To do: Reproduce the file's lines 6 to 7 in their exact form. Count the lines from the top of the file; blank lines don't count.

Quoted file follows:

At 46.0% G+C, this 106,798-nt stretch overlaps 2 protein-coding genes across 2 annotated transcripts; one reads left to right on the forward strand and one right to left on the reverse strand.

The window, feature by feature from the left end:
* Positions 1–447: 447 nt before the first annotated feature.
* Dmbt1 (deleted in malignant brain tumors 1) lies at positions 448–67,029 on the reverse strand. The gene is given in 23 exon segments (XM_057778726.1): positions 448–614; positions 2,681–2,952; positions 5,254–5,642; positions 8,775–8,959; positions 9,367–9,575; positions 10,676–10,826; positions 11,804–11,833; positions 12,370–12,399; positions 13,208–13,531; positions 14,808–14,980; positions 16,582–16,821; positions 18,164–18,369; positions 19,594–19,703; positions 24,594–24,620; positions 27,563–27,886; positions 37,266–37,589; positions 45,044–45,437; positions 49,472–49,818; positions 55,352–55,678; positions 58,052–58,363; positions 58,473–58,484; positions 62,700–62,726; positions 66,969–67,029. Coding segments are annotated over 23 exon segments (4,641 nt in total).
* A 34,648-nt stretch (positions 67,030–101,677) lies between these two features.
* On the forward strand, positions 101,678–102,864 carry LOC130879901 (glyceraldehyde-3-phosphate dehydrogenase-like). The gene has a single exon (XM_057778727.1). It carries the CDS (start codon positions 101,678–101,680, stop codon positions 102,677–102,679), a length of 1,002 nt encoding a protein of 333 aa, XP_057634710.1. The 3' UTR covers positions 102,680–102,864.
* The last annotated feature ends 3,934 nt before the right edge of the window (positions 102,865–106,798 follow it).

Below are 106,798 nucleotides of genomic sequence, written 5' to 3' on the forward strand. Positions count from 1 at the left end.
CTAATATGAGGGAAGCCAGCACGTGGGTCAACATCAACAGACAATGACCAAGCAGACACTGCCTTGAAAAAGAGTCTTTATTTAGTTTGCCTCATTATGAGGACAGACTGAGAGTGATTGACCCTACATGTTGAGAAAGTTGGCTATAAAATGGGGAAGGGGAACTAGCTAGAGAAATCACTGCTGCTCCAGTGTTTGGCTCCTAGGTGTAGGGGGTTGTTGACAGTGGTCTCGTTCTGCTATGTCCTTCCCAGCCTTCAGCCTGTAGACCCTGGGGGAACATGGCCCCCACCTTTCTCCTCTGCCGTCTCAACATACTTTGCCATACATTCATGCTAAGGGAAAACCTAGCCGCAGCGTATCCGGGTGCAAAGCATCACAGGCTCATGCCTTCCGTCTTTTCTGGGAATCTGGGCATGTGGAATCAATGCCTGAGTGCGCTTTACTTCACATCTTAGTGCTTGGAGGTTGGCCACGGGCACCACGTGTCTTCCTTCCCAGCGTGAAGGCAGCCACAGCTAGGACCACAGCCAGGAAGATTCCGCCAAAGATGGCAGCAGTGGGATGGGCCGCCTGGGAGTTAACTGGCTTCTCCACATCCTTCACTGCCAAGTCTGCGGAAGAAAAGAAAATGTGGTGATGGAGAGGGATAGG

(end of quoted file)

* On the forward strand, positions 101,678–102,864 carry LOC130879901 (glyceraldehyde-3-phosphate dehydrogenase-like). The gene has a single exon (XM_057778727.1). It carries the CDS (start codon positions 101,678–101,680, stop codon positions 102,677–102,679), a length of 1,002 nt encoding a protein of 333 aa, XP_057634710.1. The 3' UTR covers positions 102,680–102,864.
* The last annotated feature ends 3,934 nt before the right edge of the window (positions 102,865–106,798 follow it).